1411464 *2 (D. Neb. March 21, 2017), in which the court bifurcated the plaintiff’s
FELA and FRSA claims in part because they involved distinct elements and were
While it was within the Lodgson court’s discretion to order bifurcation, it
could just as easily have reached the opposite conclusion. Juries are routinely
asked to resolve multiple claims involving distinct elements, defenses, and
burdens of proof in a single case. At the upcoming trial in this case, the Court will
instruct the jury on the distinct elements, defenses, and burdens of proof
applicable to each of Wooten’s claims. Thus, the fact that Wooten’s FELA and
FRSA claims are legally distinct in many respects does not necessarily mean they
are better tried separately.
Moreover, as Wooten correctly points out, his FELA and FRSA claims are
factually related to some degree. BNSF terminated Wooten’s employment based
on its determination that he lied in his injury report, and maintains it has evidence
showing that Wooten injured his wrist before reporting to work on July 31, 2015.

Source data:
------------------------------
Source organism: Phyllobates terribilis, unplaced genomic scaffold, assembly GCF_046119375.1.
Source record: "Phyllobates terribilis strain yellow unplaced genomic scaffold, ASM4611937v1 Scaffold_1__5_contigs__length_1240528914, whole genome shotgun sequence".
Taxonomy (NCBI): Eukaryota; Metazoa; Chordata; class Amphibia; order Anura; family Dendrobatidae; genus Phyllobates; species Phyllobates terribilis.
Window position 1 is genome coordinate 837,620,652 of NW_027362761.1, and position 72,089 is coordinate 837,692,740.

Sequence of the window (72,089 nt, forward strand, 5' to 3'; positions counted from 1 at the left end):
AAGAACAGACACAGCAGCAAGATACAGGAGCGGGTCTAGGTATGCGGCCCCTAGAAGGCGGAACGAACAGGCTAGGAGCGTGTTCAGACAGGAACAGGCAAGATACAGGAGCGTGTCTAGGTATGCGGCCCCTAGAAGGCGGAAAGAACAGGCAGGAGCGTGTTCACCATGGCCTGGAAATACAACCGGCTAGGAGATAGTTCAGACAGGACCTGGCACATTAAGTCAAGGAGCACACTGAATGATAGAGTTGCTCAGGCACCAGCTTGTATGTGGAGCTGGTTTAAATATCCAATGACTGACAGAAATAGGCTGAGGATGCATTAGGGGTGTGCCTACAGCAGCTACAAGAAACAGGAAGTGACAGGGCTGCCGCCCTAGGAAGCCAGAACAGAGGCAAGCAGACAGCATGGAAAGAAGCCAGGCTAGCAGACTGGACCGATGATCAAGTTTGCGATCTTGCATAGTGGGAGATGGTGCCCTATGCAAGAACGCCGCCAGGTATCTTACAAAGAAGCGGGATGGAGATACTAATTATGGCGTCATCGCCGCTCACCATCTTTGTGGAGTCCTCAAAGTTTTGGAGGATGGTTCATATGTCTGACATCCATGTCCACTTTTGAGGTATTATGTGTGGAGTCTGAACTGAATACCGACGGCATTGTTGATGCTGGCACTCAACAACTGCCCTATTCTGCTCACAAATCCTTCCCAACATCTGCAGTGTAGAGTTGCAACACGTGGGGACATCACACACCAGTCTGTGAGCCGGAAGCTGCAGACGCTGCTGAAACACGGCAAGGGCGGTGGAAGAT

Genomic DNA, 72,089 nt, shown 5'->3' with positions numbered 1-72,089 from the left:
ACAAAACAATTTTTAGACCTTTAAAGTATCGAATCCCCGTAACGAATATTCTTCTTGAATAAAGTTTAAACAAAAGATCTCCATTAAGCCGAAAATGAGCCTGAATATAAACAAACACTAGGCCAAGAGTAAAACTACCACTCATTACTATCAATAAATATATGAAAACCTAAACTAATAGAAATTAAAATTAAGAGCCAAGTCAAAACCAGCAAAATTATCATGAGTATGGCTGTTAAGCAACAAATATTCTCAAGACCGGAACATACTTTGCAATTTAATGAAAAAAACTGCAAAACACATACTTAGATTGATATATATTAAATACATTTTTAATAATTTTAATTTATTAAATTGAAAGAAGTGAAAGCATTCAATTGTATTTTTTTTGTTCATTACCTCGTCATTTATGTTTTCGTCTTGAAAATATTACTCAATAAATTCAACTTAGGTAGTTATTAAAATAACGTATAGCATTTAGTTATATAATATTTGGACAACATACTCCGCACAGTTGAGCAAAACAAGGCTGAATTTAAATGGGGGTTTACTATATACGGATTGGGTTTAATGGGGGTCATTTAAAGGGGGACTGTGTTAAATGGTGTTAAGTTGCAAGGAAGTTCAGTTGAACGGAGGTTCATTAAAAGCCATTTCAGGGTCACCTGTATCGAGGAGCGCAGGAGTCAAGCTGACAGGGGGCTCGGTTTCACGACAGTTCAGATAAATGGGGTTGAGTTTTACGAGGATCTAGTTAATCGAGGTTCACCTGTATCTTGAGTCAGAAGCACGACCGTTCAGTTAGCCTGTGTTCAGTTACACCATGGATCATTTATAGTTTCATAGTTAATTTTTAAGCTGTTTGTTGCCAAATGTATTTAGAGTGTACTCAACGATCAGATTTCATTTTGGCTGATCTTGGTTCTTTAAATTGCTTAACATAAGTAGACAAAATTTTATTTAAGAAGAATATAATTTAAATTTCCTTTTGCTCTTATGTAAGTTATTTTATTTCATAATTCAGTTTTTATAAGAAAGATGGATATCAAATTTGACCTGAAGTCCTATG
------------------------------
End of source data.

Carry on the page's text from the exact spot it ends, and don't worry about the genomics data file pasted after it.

BNSF’s preliminary pretrial statement suggests it will present that evidence in
defense of both Wooten’s FELA and FRSA claims. (Doc. 24, at 5-6). Thus,
contrary to BNSF’s argument, there may well be some overlap between the issues
and evidence presented at the trial of Wooten’s FELA an FRSA claims.
Third, BNSF maintains bifurcation is warranted because separate trials
would promote judicial economy and convenience. BNSF contends that if it
obtains a defense verdict on Wooten’s FELA claim, it cannot be held liable on the
FRSA claim and there would be no need for a second trial. According to BSNF, if
the jury finds BNSF was not negligent with respect to the locomotive door latch
and did not cause Wooten’s injury, then Wooten could not have engaged in a
protected activity under the FRSA by reporting a work-related injury or hazardous
safety condition. BNSF similarly argues that if the liability phase of trial on
Wooten’s FRSA claim ends in a defense verdict, no punitive damages phase
would be necessary. Finally, BNSF anticipates that the FELA and FRSA trials
would involve different witnesses and separate defense counsel, and maintains that
trying the claims together would double the amount of time that each juror would
have to devote to hearing the case.
Even assuming BNSF is correct that there would be no need to try the
FRSA claim if it obtains a defense verdict on the FELA claim, the Court is not
persuaded that bifurcation is warranted. As put by the Powell court in rejecting a
similar argument regarding the threshold nature of one claim, BNSF’s argument
“is one that could be made in every case where there is a potentially dispositive
issue.” Powell, 2013 WL 497636 *3. It is just as likely that bifurcation would
result in two completely separate trials with a separate phase for the determination